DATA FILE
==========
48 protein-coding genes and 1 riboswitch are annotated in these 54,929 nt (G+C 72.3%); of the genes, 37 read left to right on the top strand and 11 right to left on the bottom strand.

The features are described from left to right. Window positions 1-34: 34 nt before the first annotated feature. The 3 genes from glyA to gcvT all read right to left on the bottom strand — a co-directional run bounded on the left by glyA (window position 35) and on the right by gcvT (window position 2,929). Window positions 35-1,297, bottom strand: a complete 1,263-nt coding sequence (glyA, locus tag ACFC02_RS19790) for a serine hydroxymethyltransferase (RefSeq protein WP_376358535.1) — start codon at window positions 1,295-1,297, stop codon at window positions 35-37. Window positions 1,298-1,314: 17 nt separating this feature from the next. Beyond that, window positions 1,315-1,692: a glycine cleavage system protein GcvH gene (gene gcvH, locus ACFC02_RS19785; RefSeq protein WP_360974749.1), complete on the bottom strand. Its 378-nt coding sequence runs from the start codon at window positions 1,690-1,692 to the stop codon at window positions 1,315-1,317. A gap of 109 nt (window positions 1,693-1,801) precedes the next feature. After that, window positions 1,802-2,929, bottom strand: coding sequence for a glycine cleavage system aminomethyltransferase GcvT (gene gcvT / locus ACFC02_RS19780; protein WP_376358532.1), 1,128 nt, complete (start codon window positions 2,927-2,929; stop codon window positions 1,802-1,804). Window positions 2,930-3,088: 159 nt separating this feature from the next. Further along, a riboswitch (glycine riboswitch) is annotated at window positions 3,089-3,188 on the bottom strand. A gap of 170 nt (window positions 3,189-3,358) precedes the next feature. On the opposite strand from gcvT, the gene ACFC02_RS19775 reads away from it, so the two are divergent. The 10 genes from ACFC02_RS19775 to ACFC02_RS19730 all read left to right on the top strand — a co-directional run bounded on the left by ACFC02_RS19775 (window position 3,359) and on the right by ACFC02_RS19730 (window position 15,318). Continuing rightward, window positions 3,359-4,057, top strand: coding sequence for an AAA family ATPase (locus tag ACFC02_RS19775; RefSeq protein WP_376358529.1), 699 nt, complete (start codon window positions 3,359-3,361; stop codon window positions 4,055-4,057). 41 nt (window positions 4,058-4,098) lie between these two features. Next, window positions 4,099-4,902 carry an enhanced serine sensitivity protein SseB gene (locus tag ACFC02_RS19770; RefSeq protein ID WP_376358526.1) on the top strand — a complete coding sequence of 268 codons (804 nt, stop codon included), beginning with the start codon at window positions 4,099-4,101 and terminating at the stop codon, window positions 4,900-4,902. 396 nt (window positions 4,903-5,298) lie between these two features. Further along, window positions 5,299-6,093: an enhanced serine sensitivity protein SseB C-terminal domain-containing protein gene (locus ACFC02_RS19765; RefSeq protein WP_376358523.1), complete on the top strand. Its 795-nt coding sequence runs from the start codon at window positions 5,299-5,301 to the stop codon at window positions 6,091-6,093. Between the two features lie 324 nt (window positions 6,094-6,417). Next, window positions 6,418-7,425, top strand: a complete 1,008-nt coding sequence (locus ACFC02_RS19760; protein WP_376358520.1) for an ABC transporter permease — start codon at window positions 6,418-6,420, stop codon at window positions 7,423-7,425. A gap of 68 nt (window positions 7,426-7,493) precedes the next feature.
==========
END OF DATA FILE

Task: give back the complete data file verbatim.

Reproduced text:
48 protein-coding genes and 1 riboswitch are annotated in these 54,929 nt (G+C 72.3%); of the genes, 37 read left to right on the top strand and 11 right to left on the bottom strand.

The features are described from left to right. Window positions 1-34: 34 nt before the first annotated feature. The 3 genes from glyA to gcvT all read right to left on the bottom strand — a co-directional run bounded on the left by glyA (window position 35) and on the right by gcvT (window position 2,929). Window positions 35-1,297, bottom strand: a complete 1,263-nt coding sequence (glyA, locus tag ACFC02_RS19790) for a serine hydroxymethyltransferase (RefSeq protein WP_376358535.1) — start codon at window positions 1,295-1,297, stop codon at window positions 35-37. Window positions 1,298-1,314: 17 nt separating this feature from the next. Beyond that, window positions 1,315-1,692: a glycine cleavage system protein GcvH gene (gene gcvH, locus ACFC02_RS19785; RefSeq protein WP_360974749.1), complete on the bottom strand. Its 378-nt coding sequence runs from the start codon at window positions 1,690-1,692 to the stop codon at window positions 1,315-1,317. A gap of 109 nt (window positions 1,693-1,801) precedes the next feature. After that, window positions 1,802-2,929, bottom strand: coding sequence for a glycine cleavage system aminomethyltransferase GcvT (gene gcvT / locus ACFC02_RS19780; protein WP_376358532.1), 1,128 nt, complete (start codon window positions 2,927-2,929; stop codon window positions 1,802-1,804). Window positions 2,930-3,088: 159 nt separating this feature from the next. Further along, a riboswitch (glycine riboswitch) is annotated at window positions 3,089-3,188 on the bottom strand. A gap of 170 nt (window positions 3,189-3,358) precedes the next feature. On the opposite strand from gcvT, the gene ACFC02_RS19775 reads away from it, so the two are divergent. The 10 genes from ACFC02_RS19775 to ACFC02_RS19730 all read left to right on the top strand — a co-directional run bounded on the left by ACFC02_RS19775 (window position 3,359) and on the right by ACFC02_RS19730 (window position 15,318). Continuing rightward, window positions 3,359-4,057, top strand: coding sequence for an AAA family ATPase (locus tag ACFC02_RS19775; RefSeq protein WP_376358529.1), 699 nt, complete (start codon window positions 3,359-3,361; stop codon window positions 4,055-4,057). 41 nt (window positions 4,058-4,098) lie between these two features. Next, window positions 4,099-4,902 carry an enhanced serine sensitivity protein SseB gene (locus tag ACFC02_RS19770; RefSeq protein ID WP_376358526.1) on the top strand — a complete coding sequence of 268 codons (804 nt, stop codon included), beginning with the start codon at window positions 4,099-4,101 and terminating at the stop codon, window positions 4,900-4,902. 396 nt (window positions 4,903-5,298) lie between these two features. Further along, window positions 5,299-6,093: an enhanced serine sensitivity protein SseB C-terminal domain-containing protein gene (locus ACFC02_RS19765; RefSeq protein WP_376358523.1), complete on the top strand. Its 795-nt coding sequence runs from the start codon at window positions 5,299-5,301 to the stop codon at window positions 6,091-6,093. Between the two features lie 324 nt (window positions 6,094-6,417). Next, window positions 6,418-7,425, top strand: a complete 1,008-nt coding sequence (locus ACFC02_RS19760; protein WP_376358520.1) for an ABC transporter permease — start codon at window positions 6,418-6,420, stop codon at window positions 7,423-7,425. A gap of 68 nt (window positions 7,426-7,493) precedes the next feature.